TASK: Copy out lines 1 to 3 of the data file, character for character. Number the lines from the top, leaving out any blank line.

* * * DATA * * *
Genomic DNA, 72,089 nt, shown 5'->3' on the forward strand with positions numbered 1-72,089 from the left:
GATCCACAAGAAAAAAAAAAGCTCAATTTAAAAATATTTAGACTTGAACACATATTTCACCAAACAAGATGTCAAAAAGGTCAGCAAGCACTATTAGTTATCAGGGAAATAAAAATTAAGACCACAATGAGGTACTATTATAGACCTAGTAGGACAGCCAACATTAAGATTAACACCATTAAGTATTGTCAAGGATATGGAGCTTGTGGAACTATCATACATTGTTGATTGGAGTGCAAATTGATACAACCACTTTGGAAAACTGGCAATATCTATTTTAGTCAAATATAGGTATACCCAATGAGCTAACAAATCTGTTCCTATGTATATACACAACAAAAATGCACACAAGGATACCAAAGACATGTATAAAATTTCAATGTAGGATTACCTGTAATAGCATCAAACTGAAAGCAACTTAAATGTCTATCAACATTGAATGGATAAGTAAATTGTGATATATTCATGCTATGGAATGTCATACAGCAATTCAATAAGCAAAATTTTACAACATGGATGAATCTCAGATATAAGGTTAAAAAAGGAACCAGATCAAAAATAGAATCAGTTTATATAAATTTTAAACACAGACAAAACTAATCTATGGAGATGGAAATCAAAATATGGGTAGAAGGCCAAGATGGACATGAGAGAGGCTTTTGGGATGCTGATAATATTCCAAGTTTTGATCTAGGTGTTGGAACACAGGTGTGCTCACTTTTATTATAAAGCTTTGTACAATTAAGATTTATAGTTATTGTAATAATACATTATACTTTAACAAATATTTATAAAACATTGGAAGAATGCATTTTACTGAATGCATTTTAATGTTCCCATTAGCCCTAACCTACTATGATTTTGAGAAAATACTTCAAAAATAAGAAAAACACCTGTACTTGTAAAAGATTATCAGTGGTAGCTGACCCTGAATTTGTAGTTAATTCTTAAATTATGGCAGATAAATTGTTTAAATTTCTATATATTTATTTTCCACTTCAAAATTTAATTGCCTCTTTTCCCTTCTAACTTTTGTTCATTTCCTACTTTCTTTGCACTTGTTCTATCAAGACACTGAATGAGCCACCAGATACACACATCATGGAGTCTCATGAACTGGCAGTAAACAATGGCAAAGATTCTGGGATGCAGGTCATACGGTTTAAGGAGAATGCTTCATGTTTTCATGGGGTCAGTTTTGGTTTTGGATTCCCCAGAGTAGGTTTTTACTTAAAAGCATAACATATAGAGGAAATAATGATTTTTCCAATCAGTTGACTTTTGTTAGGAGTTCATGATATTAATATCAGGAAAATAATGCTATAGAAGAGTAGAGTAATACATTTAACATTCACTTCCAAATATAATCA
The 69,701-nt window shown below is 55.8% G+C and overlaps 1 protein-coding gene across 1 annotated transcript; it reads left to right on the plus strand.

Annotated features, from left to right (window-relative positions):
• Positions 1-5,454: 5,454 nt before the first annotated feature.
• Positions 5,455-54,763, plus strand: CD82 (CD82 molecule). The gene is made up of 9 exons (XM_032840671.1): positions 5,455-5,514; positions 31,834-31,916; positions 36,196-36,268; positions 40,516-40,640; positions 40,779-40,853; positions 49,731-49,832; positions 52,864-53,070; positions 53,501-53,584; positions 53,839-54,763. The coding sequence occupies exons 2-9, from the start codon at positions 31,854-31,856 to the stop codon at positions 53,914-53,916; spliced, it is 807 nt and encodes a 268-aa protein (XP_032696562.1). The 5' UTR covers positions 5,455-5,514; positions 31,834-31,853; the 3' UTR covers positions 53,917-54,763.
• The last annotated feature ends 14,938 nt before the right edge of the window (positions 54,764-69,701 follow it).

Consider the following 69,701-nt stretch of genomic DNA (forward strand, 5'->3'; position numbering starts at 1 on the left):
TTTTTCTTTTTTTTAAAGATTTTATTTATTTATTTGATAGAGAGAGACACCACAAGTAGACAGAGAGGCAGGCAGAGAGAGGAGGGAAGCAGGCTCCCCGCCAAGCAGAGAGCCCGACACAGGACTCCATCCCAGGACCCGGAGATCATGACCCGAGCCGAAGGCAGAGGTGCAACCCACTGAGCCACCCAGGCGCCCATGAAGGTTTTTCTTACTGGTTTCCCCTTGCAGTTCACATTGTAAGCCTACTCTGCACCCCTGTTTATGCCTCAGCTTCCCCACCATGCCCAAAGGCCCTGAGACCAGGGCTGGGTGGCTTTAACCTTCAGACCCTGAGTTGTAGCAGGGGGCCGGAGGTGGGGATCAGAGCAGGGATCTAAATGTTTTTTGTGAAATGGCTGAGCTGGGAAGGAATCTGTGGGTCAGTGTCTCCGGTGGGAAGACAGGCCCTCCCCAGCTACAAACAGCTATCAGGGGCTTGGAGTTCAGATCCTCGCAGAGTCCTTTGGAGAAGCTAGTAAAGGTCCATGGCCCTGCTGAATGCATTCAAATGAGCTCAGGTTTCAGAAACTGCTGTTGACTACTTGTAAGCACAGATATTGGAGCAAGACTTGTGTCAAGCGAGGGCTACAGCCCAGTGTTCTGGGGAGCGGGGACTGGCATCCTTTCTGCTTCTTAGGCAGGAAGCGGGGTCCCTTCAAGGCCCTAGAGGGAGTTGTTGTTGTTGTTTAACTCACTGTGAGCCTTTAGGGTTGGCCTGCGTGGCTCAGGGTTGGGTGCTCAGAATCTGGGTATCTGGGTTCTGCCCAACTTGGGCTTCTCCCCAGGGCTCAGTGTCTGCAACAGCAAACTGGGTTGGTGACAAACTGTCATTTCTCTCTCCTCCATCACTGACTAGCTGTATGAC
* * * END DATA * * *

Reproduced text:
Genomic DNA, 72,089 nt, shown 5'->3' on the forward strand with positions numbered 1-72,089 from the left:
GATCCACAAGAAAAAAAAAAGCTCAATTTAAAAATATTTAGACTTGAACACATATTTCACCAAACAAGATGTCAAAAAGGTCAGCAAGCACTATTAGTTATCAGGGAAATAAAAATTAAGACCACAATGAGGTACTATTATAGACCTAGTAGGACAGCCAACATTAAGATTAACACCATTAAGTATTGTCAAGGATATGGAGCTTGTGGAACTATCATACATTGTTGATTGGAGTGCAAATTGATACAACCACTTTGGAAAACTGGCAATATCTATTTTAGTCAAATATAGGTATACCCAATGAGCTAACAAATCTGTTCCTATGTATATACACAACAAAAATGCACACAAGGATACCAAAGACATGTATAAAATTTCAATGTAGGATTACCTGTAATAGCATCAAACTGAAAGCAACTTAAATGTCTATCAACATTGAATGGATAAGTAAATTGTGATATATTCATGCTATGGAATGTCATACAGCAATTCAATAAGCAAAATTTTACAACATGGATGAATCTCAGATATAAGGTTAAAAAAGGAACCAGATCAAAAATAGAATCAGTTTATATAAATTTTAAACACAGACAAAACTAATCTATGGAGATGGAAATCAAAATATGGGTAGAAGGCCAAGATGGACATGAGAGAGGCTTTTGGGATGCTGATAATATTCCAAGTTTTGATCTAGGTGTTGGAACACAGGTGTGCTCACTTTTATTATAAAGCTTTGTACAATTAAGATTTATAGTTATTGTAATAATACATTATACTTTAACAAATATTTATAAAACATTGGAAGAATGCATTTTACTGAATGCATTTTAATGTTCCCATTAGCCCTAACCTACTATGATTTTGAGAAAATACTTCAAAAATAAGAAAAACACCTGTACTTGTAAAAGATTATCAGTGGTAGCTGACCCTGAATTTGTAGTTAATTCTTAAATTATGGCAGATAAATTGTTTAAATTTCTATATATTTATTTTCCACTTCAAAATTTAATTGCCTCTTTTCCCTTCTAACTTTTGTTCATTTCCTACTTTCTTTGCACTTGTTCTATCAAGACACTGAATGAGCCACCAGATACACACATCATGGAGTCTCATGAACTGGCAGTAAACAATGGCAAAGATTCTGGGATGCAGGTCATACGGTTTAAGGAGAATGCTTCATGTTTTCATGGGGTCAGTTTTGGTTTTGGATTCCCCAGAGTAGGTTTTTACTTAAAAGCATAACATATAGAGGAAATAATGATTTTTCCAATCAGTTGACTTTTGTTAGGAGTTCATGATATTAATATCAGGAAAATAATGCTATAGAAGAGTAGAGTAATACATTTAACATTCACTTCCAAATATAATCA
The 69,701-nt window shown below is 55.8% G+C and overlaps 1 protein-coding gene across 1 annotated transcript; it reads left to right on the plus strand.